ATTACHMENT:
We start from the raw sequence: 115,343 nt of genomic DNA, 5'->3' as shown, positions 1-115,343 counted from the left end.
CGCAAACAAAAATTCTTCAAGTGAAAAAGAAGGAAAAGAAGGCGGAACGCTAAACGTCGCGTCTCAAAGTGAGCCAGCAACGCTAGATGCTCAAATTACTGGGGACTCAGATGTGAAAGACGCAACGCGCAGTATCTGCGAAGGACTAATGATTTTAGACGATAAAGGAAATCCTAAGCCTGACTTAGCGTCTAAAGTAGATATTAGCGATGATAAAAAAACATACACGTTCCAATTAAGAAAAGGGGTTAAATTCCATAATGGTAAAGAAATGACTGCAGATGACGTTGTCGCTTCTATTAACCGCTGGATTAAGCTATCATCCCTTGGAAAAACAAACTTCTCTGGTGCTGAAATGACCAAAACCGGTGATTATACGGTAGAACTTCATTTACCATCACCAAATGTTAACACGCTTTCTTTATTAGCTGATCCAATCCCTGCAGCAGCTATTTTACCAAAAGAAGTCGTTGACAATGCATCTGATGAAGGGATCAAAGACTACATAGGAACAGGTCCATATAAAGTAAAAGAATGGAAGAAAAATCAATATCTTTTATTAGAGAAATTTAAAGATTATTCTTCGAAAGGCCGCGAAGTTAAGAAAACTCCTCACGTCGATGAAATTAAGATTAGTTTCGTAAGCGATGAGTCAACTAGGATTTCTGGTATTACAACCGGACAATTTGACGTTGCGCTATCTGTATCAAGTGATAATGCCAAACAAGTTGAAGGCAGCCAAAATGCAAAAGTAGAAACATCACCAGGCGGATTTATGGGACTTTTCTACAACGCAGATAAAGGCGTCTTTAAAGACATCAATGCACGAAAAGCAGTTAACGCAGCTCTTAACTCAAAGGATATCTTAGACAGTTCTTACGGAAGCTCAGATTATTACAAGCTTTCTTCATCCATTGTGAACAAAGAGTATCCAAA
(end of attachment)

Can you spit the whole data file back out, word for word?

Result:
We start from the raw sequence: 115,343 nt of genomic DNA, 5'->3' as shown, positions 1-115,343 counted from the left end.
CGCAAACAAAAATTCTTCAAGTGAAAAAGAAGGAAAAGAAGGCGGAACGCTAAACGTCGCGTCTCAAAGTGAGCCAGCAACGCTAGATGCTCAAATTACTGGGGACTCAGATGTGAAAGACGCAACGCGCAGTATCTGCGAAGGACTAATGATTTTAGACGATAAAGGAAATCCTAAGCCTGACTTAGCGTCTAAAGTAGATATTAGCGATGATAAAAAAACATACACGTTCCAATTAAGAAAAGGGGTTAAATTCCATAATGGTAAAGAAATGACTGCAGATGACGTTGTCGCTTCTATTAACCGCTGGATTAAGCTATCATCCCTTGGAAAAACAAACTTCTCTGGTGCTGAAATGACCAAAACCGGTGATTATACGGTAGAACTTCATTTACCATCACCAAATGTTAACACGCTTTCTTTATTAGCTGATCCAATCCCTGCAGCAGCTATTTTACCAAAAGAAGTCGTTGACAATGCATCTGATGAAGGGATCAAAGACTACATAGGAACAGGTCCATATAAAGTAAAAGAATGGAAGAAAAATCAATATCTTTTATTAGAGAAATTTAAAGATTATTCTTCGAAAGGCCGCGAAGTTAAGAAAACTCCTCACGTCGATGAAATTAAGATTAGTTTCGTAAGCGATGAGTCAACTAGGATTTCTGGTATTACAACCGGACAATTTGACGTTGCGCTATCTGTATCAAGTGATAATGCCAAACAAGTTGAAGGCAGCCAAAATGCAAAAGTAGAAACATCACCAGGCGGATTTATGGGACTTTTCTACAACGCAGATAAAGGCGTCTTTAAAGACATCAATGCACGAAAAGCAGTTAACGCAGCTCTTAACTCAAAGGATATCTTAGACAGTTCTTACGGAAGCTCAGATTATTACAAGCTTTCTTCATCCATTGTGAACAAAGAGTATCCAAA